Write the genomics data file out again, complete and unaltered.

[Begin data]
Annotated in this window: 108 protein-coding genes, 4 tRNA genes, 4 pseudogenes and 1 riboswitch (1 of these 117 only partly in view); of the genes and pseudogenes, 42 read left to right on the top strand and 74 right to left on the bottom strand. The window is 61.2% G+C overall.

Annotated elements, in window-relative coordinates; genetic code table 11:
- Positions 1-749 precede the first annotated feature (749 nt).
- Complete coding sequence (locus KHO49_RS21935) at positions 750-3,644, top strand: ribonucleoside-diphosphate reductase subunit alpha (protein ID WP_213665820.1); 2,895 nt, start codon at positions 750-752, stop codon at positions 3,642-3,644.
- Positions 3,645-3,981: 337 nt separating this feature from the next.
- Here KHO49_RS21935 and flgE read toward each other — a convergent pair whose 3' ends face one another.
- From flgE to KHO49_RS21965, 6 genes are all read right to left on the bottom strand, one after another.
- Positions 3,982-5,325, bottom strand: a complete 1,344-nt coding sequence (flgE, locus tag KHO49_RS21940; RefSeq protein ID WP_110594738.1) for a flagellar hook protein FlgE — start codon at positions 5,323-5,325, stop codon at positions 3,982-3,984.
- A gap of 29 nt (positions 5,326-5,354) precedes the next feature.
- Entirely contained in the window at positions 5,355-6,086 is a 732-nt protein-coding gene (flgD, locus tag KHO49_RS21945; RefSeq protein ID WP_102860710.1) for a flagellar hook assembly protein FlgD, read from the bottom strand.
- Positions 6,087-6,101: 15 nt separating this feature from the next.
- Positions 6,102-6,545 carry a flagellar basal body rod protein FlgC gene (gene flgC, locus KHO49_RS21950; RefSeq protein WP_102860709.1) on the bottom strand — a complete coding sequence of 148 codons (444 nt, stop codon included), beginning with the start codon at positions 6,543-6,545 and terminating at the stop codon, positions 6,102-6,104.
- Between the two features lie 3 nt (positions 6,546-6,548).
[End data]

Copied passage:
Annotated in this window: 108 protein-coding genes, 4 tRNA genes, 4 pseudogenes and 1 riboswitch (1 of these 117 only partly in view); of the genes and pseudogenes, 42 read left to right on the top strand and 74 right to left on the bottom strand. The window is 61.2% G+C overall.

Annotated elements, in window-relative coordinates; genetic code table 11:
- Positions 1-749 precede the first annotated feature (749 nt).
- Complete coding sequence (locus KHO49_RS21935) at positions 750-3,644, top strand: ribonucleoside-diphosphate reductase subunit alpha (protein ID WP_213665820.1); 2,895 nt, start codon at positions 750-752, stop codon at positions 3,642-3,644.
- Positions 3,645-3,981: 337 nt separating this feature from the next.
- Here KHO49_RS21935 and flgE read toward each other — a convergent pair whose 3' ends face one another.
- From flgE to KHO49_RS21965, 6 genes are all read right to left on the bottom strand, one after another.
- Positions 3,982-5,325, bottom strand: a complete 1,344-nt coding sequence (flgE, locus tag KHO49_RS21940; RefSeq protein ID WP_110594738.1) for a flagellar hook protein FlgE — start codon at positions 5,323-5,325, stop codon at positions 3,982-3,984.
- A gap of 29 nt (positions 5,326-5,354) precedes the next feature.
- Entirely contained in the window at positions 5,355-6,086 is a 732-nt protein-coding gene (flgD, locus tag KHO49_RS21945; RefSeq protein ID WP_102860710.1) for a flagellar hook assembly protein FlgD, read from the bottom strand.
- Positions 6,087-6,101: 15 nt separating this feature from the next.
- Positions 6,102-6,545 carry a flagellar basal body rod protein FlgC gene (gene flgC, locus KHO49_RS21950; RefSeq protein WP_102860709.1) on the bottom strand — a complete coding sequence of 148 codons (444 nt, stop codon included), beginning with the start codon at positions 6,543-6,545 and terminating at the stop codon, positions 6,102-6,104.
- Between the two features lie 3 nt (positions 6,546-6,548).